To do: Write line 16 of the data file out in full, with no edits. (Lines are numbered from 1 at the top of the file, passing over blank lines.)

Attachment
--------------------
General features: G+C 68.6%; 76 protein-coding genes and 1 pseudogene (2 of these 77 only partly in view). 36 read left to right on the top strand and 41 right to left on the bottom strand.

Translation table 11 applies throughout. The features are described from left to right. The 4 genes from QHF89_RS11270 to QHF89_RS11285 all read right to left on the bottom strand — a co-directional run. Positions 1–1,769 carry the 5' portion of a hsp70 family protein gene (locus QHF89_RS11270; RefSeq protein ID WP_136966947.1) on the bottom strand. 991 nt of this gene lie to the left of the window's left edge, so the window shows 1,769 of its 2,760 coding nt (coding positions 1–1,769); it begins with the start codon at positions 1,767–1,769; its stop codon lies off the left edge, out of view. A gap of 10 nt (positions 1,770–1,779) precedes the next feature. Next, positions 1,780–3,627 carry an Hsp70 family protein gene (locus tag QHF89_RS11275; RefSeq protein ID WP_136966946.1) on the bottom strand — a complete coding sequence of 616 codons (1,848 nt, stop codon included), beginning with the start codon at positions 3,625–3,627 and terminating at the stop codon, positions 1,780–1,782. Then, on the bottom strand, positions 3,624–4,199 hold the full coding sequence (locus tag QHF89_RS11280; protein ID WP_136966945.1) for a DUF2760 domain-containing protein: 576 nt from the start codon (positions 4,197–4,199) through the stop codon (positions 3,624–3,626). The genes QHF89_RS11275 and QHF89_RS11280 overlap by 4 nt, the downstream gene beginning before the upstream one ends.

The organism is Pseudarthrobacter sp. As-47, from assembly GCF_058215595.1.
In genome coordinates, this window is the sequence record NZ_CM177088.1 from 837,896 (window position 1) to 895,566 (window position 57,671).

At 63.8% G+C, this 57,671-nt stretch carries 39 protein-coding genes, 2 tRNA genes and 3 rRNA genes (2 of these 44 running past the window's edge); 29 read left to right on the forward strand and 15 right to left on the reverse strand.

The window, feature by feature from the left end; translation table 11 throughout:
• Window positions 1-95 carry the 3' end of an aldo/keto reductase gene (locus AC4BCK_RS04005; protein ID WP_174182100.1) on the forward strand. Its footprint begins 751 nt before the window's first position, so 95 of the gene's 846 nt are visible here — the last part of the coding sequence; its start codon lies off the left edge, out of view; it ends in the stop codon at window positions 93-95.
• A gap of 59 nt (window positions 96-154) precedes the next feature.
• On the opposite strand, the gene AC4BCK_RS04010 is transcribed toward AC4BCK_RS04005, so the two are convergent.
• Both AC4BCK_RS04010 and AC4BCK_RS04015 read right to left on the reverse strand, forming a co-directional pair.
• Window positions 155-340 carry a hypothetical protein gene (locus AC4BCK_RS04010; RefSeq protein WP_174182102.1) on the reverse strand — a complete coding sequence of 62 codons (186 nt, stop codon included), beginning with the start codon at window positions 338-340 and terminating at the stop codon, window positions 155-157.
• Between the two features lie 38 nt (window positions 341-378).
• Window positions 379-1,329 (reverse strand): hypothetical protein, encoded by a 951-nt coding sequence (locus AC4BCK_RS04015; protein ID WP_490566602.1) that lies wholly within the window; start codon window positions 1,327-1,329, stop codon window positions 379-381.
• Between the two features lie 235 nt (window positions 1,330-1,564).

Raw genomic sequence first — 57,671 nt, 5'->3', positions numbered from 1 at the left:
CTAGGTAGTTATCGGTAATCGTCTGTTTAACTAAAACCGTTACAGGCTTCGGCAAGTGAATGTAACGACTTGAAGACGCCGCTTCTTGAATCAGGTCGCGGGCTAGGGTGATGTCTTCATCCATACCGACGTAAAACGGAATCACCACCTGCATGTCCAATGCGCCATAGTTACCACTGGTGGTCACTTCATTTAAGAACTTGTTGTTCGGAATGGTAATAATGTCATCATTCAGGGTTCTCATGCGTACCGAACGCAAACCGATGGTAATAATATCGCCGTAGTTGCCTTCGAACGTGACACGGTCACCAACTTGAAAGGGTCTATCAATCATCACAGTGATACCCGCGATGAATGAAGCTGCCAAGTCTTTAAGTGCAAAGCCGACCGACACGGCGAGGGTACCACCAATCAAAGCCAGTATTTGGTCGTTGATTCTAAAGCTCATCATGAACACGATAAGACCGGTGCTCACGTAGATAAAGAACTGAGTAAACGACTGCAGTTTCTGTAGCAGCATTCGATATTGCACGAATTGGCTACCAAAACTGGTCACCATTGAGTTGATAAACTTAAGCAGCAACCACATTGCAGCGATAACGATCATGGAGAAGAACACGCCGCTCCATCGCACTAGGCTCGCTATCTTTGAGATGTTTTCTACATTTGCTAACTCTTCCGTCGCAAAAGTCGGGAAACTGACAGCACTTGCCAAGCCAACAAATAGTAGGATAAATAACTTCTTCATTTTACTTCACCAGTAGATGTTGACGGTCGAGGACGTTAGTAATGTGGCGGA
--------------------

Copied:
CTAGGTAGTTATCGGTAATCGTCTGTTTAACTAAAACCGTTACAGGCTTCGGCAAGTGAATGTAACGACTTGAAGACGCCGCTTCTTGAATCAGGTCGCGGGCTAGGGTGATGTCTTCATCCATACCGACGTAAAACGGAATCACCACCTGCATGTCCAATGCGCCATAGTTACCACTGGTGGTCACTTCATTTAAGAACTTGTTGTTCGGAATGGTAATAATGTCATCATTCAGGGTTCTCATGCGTACCGAACGCAAACCGATGGTAATAATATCGCCGTAGTTGCCTTCGAACGTGACACGGTCACCAACTTGAAAGGGTCTATCAATCATCACAGTGATACCCGCGATGAATGAAGCTGCCAAGTCTTTAAGTGCAAAGCCGACCGACACGGCGAGGGTACCACCAATCAAAGCCAGTATTTGGTCGTTGATTCTAAAGCTCATCATGAACACGATAAGACCGGTGCTCACGTAGATAAAGAACTGAGTAAACGACTGCAGTTTCTGTAGCAGCATTCGATATTGCACGAATTGGCTACCAAAACTGGTCACCATTGAGTTGATAAACTTAAGCAGCAACCACATTGCAGCGATAACGATCATGGAGAAGAACACGCCGCTCCATCGCACTAGGCTCGCTATCTTTGAGATGTTTTCTACATTTGCTAACTCTTCCGTCGCAAAAGTCGGGAAACTGACAGCACTTGCCAAGCCAACAAATAGTAGGATAAATAACTTCTTCATTTTACTTCACCAGTAGATGTTGACGGTCGAGGACGTTAGTAATGTGGCGGA